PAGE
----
Interview with Michel Maharbiz
Published Web Locationhttps://doi.org/10.5070/BS3152012056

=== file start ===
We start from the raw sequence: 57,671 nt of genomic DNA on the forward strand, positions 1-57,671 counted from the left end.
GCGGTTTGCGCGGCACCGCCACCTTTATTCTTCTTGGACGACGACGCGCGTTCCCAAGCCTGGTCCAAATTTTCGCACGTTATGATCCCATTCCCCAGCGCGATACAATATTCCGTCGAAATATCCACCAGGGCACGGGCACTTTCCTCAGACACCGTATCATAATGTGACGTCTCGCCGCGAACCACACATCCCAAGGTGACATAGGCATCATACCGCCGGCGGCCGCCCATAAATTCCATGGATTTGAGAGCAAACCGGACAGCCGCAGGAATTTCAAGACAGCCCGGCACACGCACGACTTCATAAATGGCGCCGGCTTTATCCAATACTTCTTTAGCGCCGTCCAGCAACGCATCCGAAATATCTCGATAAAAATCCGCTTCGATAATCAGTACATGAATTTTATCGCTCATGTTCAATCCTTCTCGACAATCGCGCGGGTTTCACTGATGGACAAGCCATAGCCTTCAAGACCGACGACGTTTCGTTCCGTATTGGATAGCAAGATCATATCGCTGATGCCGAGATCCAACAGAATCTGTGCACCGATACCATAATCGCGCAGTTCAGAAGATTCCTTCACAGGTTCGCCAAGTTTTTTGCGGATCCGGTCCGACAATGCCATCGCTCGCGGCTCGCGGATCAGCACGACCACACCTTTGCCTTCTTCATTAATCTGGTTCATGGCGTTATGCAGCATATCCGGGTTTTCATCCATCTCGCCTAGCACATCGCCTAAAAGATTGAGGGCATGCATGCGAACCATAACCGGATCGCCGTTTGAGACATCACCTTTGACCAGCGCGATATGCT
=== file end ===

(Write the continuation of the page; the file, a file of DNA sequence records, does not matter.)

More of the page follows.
Michel Maharbiz, an associate professor of Electrical Engineering and Computer Sciences (EECS) at UC Berkeley, has pushed his lab to the frontier of biological interface technologies and is increasingly interested in applications in synthetic biology. He received his B.S. in EECS from Cornell University in 1997 and his Ph.D. from UC Berkeley in 2003 under Dr. Jay Keasling for his work on microbioreactor systems. Maharbiz’s lab has gained public recognition for their work on controlling the flight of insects by building so-called “cyborg beetles.” Though it is only one of many projects pursued by him and his co-investigators, it speaks clearly to his vision of a new era of technology: one that uses biointerfaces with technology to harness nature’s complexity. MIT’s Technology Review named the cyborg beetle one of the top ten emerging technologies of 2009 and TIME magazine similarly hailed it as among the top fifty inventions that same year. Berkeley Scientific Journal met with Professor Maharbiz in 2011 to learn about his research and to explore his ideas for the future of science.